June 13, 1863-11 p. m.
Lieutenant Colonel DONN PIATT:
I explained to you in my last telegram why I did not order the Fifteenth Virginia to Martinsburg. Shall I now do so . The telegraph line ceased to work to Winchester at about 9 o'clock, so Colonel Smith reports. All quiet in this neighborhood yet .
B. F. KELLEY
, Brigadier-General .
(We have not worked with Winchester since about 9 o'clock . - OPERATOR.)
HEADQUARTERS, Baltimore, June 14, 1863.
Brigadier-General KELLEY, Harper's Ferry:
Tyler informs the general commanding that at nightfall he will fall back to Williamsport, and from thence to Harper's Ferry. It is important Milroy should know this . Send trusty scout with it in cipher, if possible. By order:
Chief of Staff .
- MARTINSBURG, June 14, 1863-3 p. m.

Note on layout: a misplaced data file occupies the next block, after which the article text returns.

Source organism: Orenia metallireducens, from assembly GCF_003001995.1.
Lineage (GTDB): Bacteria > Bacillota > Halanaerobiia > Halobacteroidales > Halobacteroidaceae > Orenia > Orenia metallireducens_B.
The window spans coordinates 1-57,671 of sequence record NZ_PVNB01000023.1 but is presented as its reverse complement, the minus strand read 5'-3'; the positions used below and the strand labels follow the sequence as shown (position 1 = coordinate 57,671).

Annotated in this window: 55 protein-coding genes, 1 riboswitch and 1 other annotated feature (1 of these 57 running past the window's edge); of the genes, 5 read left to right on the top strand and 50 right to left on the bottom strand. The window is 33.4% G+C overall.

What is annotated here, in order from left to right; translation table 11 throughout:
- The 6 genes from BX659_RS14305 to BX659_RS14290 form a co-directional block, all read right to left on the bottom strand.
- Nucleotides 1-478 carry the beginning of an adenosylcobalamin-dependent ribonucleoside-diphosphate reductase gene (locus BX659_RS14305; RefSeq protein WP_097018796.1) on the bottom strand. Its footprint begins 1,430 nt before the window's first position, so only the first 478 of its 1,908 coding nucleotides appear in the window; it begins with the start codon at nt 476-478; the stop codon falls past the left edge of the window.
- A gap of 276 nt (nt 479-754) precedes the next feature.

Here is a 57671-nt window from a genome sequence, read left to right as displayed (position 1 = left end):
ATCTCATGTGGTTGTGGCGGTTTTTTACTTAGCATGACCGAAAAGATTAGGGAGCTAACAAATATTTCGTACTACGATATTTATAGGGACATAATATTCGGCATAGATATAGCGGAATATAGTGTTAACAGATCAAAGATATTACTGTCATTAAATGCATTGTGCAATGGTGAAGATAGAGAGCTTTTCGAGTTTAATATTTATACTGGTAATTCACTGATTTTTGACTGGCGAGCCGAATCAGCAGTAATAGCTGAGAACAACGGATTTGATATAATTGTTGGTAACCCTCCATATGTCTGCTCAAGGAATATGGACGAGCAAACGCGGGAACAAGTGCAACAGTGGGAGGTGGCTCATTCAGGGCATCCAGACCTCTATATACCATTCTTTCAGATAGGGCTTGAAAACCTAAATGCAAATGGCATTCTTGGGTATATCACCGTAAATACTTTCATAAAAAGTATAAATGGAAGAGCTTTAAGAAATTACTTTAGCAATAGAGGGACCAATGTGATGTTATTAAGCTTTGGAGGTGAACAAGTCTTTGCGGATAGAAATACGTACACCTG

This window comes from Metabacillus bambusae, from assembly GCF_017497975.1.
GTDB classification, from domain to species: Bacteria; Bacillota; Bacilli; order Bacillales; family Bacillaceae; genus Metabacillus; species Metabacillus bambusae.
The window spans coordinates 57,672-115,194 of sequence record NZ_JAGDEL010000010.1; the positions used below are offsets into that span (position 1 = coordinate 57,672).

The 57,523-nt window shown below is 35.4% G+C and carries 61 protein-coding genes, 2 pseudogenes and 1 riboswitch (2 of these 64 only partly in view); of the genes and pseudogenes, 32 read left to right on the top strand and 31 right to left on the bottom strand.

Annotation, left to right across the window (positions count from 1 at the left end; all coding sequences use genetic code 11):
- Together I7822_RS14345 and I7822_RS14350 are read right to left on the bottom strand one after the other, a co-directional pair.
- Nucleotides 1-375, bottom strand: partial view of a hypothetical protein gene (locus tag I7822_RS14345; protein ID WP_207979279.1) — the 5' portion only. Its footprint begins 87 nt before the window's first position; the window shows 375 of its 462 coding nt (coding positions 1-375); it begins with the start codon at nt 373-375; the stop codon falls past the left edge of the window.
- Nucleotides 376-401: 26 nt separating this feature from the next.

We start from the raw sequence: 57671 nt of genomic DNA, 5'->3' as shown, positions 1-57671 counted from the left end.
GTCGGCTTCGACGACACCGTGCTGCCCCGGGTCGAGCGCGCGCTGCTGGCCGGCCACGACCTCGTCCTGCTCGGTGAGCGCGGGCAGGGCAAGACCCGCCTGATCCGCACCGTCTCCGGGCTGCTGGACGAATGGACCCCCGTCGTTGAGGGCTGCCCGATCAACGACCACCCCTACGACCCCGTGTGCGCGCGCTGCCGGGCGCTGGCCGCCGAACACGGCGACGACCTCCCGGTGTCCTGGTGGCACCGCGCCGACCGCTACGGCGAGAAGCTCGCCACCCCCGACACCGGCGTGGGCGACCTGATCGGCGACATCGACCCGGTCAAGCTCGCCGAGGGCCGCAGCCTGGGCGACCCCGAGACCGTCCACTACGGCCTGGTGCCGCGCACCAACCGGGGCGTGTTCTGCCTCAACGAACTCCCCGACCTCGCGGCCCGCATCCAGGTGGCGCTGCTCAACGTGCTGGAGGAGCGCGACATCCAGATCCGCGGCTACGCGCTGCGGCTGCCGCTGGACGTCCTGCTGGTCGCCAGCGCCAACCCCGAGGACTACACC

Major-General SCHENCK and President LINCOLN:
General Milroy is in a tight place . If he gets out, it will be by good luck and hard fighting . Not a strangler from his army is yet in ; it is neck or nothing . We are besieged here ; have had a little skirmish . I imagine our rebel friends are waiting for grub and artillery.
Brigadier-General . -
HDQRS. MIDDLE DEPARTMENT, EIGHT ARMY CORPS, Baltimore, June 14, 1863. ABRAHAM LINCOLN, President of the Unites States, Washington, D. C.:
I am doing all I can to get Milroy back toward Harper's Ferry on the railroad . He sent down a courier in the night to say that, if he could not fall back, he could sustain himself, and hold his position five days, but I have no force to support him . The rebels appear to have pushed on beyond him rapidly and impetuously, and are reported approaching Martinsburg .
ROBT. C. SCHENCK,
Major-General, Commanding . -
U. S. MILITARY TELEGRAPH HEADQUARTERS, 12 p. m.
Harper's Ferry reports slight current from Winchester battery, which proves the wire is not broken . It is probably on the ground . Cannot work to Winchester at present. Respectfully, &c.,
G. W. BALDWIN.